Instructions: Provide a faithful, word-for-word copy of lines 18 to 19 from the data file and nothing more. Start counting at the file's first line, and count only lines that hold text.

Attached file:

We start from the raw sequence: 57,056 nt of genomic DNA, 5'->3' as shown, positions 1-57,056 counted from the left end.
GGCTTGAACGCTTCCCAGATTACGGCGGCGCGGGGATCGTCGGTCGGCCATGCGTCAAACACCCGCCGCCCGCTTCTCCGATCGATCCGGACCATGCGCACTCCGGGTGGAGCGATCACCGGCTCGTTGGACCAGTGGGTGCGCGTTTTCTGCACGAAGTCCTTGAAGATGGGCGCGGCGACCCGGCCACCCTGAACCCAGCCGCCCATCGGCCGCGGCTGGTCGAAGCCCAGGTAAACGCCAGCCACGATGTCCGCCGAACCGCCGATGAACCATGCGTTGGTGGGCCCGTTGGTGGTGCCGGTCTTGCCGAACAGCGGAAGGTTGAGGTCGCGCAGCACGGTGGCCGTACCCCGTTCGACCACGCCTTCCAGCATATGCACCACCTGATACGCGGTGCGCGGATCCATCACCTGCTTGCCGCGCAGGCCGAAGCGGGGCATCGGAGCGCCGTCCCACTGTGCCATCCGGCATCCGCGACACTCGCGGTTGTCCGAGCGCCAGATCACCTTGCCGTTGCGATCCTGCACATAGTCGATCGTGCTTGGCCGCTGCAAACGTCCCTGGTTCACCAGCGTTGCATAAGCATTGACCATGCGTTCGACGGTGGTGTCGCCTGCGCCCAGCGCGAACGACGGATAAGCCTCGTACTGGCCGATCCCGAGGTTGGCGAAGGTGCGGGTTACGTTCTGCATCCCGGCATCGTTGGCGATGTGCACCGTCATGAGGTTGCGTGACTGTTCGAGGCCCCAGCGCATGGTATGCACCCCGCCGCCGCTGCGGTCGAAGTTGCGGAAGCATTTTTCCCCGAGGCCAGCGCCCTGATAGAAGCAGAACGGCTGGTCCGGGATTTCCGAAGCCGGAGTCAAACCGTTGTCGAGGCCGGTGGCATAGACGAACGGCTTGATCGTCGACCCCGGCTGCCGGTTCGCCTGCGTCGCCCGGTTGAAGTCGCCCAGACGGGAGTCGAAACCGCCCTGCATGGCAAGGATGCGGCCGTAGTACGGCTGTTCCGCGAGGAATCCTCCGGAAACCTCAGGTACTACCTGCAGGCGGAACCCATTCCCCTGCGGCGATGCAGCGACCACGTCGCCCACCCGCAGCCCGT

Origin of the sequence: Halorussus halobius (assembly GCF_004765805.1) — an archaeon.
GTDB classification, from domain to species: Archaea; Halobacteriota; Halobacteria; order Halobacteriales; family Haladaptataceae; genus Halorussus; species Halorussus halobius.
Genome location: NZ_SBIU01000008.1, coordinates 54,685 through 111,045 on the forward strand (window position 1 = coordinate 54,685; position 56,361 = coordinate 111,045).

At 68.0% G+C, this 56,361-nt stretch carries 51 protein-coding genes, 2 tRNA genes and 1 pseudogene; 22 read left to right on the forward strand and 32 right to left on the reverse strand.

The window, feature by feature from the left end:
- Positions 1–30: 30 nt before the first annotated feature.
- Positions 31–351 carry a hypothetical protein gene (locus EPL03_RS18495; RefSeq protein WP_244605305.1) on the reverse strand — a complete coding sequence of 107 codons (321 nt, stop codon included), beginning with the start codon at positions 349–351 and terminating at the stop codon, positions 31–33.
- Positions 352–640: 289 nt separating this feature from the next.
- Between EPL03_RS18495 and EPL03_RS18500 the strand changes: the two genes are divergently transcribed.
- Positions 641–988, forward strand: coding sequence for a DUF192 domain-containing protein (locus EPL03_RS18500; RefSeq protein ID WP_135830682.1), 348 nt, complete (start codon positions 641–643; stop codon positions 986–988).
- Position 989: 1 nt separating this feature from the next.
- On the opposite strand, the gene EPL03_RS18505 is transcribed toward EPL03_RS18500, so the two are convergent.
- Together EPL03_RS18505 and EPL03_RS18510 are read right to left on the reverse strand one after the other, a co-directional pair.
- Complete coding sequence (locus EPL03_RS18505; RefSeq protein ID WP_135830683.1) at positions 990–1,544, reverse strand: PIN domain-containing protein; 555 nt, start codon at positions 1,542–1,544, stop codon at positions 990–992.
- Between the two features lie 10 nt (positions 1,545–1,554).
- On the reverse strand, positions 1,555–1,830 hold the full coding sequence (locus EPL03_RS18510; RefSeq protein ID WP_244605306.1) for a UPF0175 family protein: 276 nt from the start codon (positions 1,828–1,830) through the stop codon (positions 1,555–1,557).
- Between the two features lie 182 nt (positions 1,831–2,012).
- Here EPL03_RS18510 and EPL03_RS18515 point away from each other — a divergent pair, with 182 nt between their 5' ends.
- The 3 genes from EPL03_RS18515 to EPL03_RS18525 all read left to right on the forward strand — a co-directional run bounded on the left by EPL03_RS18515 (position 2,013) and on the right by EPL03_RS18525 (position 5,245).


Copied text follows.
- On the reverse strand, positions 1,555–1,830 hold the full coding sequence (locus EPL03_RS18510; RefSeq protein ID WP_244605306.1) for a UPF0175 family protein: 276 nt from the start codon (positions 1,828–1,830) through the stop codon (positions 1,555–1,557).
- Between the two features lie 182 nt (positions 1,831–2,012).